Global Marketing Monitor: Weekly Market Trends (April 17, 2021)


China and the U.S. are experiencing “V” shaped recoveries, as illustrated by new retail sales released this week for March 2021. While opportunities for global marketers will not necessarily be equal between the two countries, in the long run, rapid growth in each contrasts with more modest or more uncertain trends elsewhere. Consequently, China and the U.S. are likely to remain as priority territories for many companies for the present time.  

Spanish-language content was also in focus this past week with news of Mexico’s Televisa combining its content operations with Univision and stated plans for a global streaming service. With a similar scale among Spain’s dominant media owners and significant investment in related content from Netflix, ViacomCBS, Disney and others, significantly increased investment will likely be required to accomplish stated goals.

V-shaped recovery for China and the US.  As 2021 progresses, we are more definitively able to point to the shape of the recovery from the pandemic, and in China and the United States,, that shape increasingly looks like a “V.”  Starting with China’s economy, which this week produced economic data showing that during the first quarter of 2021, GDP growth amounted to 18% over the first quarter of 2020 and 10% growth over the first quarter of 2019.  Retail sales, which amount to approximately six trillion US dollars last year, were up by 34% in both the first quarter and March relative to their equivalent periods in 2020.   Illustrating the degree to which the economy has fully recovered, compared to 2019, March was up by 12%, and the first quarter was up by 8%.  With a society only modestly impacted by the pandemic from a health perspective, perhaps it’s unsurprising that economic activity in 2021 isn’t far from where one might have thought it would be two years ago.

Stimulus payments likely helping the United States.  By contrast, the US saw more severe human consequences from the pandemic but appears similarly positioned to come out of 2021 in better economic shape than might have been expected before any of last year’s disasters occurred.  Undoubtedly this outcome will be amplified by stimulus payments to consumers, which amounted to approximately $1 trillion and paid out last month.   While economists tend to look at retail sales data on a sequential and adjusted basis, we think it’s more telling to look at the year-over-year growth rates and more relevant, too: marketers tend to manage their budgets on an annual basis and media owners tend to judge their performance on a similar basis.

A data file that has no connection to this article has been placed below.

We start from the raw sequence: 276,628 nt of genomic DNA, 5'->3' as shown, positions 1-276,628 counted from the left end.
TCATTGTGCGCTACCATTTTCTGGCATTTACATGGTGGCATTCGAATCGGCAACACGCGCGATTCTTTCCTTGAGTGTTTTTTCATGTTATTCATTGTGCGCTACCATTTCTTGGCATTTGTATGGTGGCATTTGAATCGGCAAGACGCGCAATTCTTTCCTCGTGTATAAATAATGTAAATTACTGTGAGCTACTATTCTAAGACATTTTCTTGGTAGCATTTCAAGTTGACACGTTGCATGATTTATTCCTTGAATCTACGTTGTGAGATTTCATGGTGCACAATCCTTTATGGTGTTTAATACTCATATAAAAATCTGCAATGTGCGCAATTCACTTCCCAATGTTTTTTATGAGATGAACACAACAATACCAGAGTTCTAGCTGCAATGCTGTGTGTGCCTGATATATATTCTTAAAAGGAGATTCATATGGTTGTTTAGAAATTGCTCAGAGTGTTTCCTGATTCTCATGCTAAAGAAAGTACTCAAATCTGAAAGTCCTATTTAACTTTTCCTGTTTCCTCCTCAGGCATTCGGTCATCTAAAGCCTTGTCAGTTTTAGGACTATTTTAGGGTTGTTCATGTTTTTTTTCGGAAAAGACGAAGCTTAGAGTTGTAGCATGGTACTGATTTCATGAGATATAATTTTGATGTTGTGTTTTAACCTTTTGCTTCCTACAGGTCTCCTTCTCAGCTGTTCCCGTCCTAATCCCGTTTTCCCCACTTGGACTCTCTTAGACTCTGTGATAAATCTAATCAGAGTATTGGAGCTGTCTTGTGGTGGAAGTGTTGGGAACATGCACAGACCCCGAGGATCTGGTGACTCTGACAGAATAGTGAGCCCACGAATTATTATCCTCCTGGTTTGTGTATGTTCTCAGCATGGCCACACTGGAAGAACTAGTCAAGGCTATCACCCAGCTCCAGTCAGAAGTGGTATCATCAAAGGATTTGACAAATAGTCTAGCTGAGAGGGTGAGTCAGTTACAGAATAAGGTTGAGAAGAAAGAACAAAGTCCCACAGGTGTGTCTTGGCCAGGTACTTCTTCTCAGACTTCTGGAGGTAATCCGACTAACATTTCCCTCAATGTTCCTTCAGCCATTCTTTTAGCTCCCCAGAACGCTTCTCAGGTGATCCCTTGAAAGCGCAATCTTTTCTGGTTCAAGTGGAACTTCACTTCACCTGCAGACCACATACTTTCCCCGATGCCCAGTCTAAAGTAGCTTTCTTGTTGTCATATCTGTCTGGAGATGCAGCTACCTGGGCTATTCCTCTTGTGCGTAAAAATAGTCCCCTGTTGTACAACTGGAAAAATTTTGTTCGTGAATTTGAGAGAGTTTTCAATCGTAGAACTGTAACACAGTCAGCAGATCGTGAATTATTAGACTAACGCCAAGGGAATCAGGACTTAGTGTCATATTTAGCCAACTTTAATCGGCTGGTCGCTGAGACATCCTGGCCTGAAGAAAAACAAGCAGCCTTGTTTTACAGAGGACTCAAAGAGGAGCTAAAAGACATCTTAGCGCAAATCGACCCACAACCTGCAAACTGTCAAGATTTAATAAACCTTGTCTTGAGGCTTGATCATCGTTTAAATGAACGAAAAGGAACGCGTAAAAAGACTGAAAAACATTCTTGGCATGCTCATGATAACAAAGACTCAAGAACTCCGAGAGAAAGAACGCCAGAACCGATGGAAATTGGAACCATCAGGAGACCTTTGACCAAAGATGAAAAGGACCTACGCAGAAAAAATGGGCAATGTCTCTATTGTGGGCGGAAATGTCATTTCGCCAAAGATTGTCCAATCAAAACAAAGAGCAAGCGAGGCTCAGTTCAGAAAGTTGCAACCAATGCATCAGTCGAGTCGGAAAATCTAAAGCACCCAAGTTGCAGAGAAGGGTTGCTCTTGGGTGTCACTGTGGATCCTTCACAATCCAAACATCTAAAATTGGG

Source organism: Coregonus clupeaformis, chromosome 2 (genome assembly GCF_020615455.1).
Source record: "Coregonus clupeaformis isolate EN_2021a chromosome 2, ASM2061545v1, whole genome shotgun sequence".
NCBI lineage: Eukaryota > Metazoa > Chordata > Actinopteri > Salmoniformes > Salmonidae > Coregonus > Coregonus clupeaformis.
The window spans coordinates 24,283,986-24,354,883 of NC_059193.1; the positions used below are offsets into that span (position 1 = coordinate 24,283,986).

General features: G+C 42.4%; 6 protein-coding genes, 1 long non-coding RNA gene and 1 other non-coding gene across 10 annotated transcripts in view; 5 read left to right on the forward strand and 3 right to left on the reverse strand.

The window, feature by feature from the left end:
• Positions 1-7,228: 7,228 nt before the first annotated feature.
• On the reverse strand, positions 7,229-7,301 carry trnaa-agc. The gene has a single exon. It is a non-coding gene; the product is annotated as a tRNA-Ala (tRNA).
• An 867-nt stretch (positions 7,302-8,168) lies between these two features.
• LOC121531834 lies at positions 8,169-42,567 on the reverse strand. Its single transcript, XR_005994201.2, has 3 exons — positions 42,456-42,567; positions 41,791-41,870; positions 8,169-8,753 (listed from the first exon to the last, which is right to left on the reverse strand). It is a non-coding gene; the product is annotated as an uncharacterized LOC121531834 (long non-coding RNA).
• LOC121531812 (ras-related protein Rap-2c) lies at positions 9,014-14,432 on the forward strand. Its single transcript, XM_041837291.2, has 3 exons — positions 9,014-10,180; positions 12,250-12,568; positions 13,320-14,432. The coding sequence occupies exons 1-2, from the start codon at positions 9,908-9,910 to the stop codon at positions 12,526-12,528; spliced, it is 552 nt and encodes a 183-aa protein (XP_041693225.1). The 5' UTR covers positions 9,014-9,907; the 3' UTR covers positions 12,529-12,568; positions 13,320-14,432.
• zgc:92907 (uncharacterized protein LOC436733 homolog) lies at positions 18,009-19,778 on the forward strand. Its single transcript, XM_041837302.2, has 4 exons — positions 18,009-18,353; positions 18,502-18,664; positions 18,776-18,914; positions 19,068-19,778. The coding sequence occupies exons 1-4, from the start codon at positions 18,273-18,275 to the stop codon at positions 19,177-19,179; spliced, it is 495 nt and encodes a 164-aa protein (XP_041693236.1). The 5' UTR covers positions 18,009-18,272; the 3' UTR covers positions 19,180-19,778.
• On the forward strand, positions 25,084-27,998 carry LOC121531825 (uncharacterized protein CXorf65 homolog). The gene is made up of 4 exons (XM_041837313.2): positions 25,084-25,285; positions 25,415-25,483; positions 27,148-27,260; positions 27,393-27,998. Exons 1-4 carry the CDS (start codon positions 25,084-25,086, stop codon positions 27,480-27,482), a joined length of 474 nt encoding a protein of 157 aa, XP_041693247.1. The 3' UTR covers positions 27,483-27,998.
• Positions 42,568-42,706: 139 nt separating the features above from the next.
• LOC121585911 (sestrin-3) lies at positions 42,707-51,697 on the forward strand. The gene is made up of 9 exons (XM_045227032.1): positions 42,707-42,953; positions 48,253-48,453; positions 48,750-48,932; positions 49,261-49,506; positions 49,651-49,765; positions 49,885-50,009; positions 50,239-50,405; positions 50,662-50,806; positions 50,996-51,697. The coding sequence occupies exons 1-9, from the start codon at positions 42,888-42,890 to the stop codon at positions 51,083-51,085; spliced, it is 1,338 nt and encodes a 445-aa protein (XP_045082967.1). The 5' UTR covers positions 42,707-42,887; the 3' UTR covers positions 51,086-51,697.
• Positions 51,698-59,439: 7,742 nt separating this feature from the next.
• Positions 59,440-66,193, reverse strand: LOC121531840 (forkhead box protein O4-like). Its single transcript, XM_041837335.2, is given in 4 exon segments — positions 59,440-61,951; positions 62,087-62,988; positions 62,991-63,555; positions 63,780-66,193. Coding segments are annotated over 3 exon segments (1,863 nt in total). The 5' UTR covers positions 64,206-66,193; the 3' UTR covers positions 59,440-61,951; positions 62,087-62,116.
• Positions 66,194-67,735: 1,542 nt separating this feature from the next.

US retail sales grew 30% year-over-year in March 2021. From this perspective, the headline 10% growth rate in retail sales (monthly-sequential and adjusted) is better understood as a 30% growth rate (annual over last March and unadjusted).  The figure is all the more stunning because last March didn’t actually see the worst of 2020’s monthly declines in retail activity in the US: April was the nadir.    Putting the numbers into further context, March 2021 retail sales were still 22% above activity in March 2019.    Of course, because 30% growth equated to “only” $146 hundred billion, or a fraction of the stimulus, perhaps it’s all unsurprising.   Still, the numbers are remarkable to see considering that some of the fastest-growing categories are also among the largest in the economy.  The following categories stood out for above-average growth:

  • Motor vehicle and auto parts retailers– 20% of total retail sales in 2019, for point of reference – were up 76%, more than offsetting last March’s 25% decline.   Notably, growth in motor vehicles and auto parts accounted for fully half of all growth in retail activity (an important consideration when comparing this data vs. other countries, many of which do not include automotive sales in their numbers).  Compared with March 2019, auto sales were also up by 32%